- Lorna Irvine
- 27 January 2020
Superb drag cabaret show tackles big themes
Mother of all tuckers, Alana Duvey presents a show which isn't afraid to speak to modern issues, while retaining a glamorous, tongue-in-many-cheeks aesthetic. She's a warm and welcoming hostess, equally at home with dirty bedtime stories as lip-syncing. Drag-Opticon feels like a welcome riposte to the safe and bland drag that's been assimilated into mainstream media.
CarrieAnn Crow's burlesque is a witty mash-up of Peaches and 50s pin-up poses. Her bump 'n' grind routine feels filthy but fresh, an intoxicating homage to drag past and present, as well as a nod to queer club culture. Meanwhile, shapeshifting artist Dharma Geddon has a glorious singing voice, but her dystopian survivalist routine is where she excels, with a rainbow flag deployed like an updated version of the vaudeville butterfly dance.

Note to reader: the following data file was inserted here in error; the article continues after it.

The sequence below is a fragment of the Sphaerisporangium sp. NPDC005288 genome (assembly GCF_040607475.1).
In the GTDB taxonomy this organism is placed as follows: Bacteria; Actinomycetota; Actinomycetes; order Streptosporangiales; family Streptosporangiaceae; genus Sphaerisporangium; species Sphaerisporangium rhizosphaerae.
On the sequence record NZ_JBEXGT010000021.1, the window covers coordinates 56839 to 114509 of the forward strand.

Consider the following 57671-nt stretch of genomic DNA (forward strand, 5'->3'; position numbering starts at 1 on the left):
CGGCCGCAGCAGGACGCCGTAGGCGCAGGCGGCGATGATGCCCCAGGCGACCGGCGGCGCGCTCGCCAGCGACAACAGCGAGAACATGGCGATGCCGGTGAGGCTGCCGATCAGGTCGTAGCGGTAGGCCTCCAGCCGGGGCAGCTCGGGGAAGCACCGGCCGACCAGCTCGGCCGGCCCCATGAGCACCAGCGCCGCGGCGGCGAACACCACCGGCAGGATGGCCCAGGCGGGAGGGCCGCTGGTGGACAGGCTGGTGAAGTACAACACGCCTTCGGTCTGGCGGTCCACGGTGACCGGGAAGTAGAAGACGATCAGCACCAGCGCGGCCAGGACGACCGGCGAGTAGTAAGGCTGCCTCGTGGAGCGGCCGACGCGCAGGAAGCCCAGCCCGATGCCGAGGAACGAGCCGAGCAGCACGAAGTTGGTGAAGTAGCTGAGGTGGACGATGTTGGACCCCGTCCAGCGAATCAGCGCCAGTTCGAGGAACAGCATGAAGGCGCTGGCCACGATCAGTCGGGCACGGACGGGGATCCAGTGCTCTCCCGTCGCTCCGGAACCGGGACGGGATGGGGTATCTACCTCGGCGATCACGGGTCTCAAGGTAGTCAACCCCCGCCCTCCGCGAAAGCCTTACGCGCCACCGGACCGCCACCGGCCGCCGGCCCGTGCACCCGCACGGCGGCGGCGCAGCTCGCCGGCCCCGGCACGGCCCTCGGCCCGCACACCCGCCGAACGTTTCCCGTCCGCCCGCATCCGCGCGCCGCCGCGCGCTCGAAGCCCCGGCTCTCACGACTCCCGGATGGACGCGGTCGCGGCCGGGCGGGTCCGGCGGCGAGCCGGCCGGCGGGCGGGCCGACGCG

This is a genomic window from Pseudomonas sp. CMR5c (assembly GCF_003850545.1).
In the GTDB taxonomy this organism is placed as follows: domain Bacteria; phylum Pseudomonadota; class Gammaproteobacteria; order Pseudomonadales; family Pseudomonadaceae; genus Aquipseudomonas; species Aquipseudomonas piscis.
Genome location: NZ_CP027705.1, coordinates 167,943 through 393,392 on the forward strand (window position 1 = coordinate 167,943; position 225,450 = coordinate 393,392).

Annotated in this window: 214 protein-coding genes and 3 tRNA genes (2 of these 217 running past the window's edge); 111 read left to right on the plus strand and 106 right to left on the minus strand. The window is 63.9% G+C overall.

Rujazzle's sex-doll becoming sentient is a pointed interrogation of life-sized dolls being consumed by frustrated businessmen. Both her physicality and ideas are mesmerising, and the samples of film and TV brilliantly satirise how pervasive pornography and consumerism has become. Also impressive is Lacy Rain's parody of vintage cartoon sex offender Pepé Le Pew and his hapless victim Penelope Pussycat, with this problematic character given a swift kick to his sense of entitlement. Rain's slinky dancing, prowling and spraying her 'scent' over the audience is spiky drag for the #MeToo era, where consent is both sexy and necessary.
Britannia Panopticon, Glasgow, Fri 7 Feb and monthly.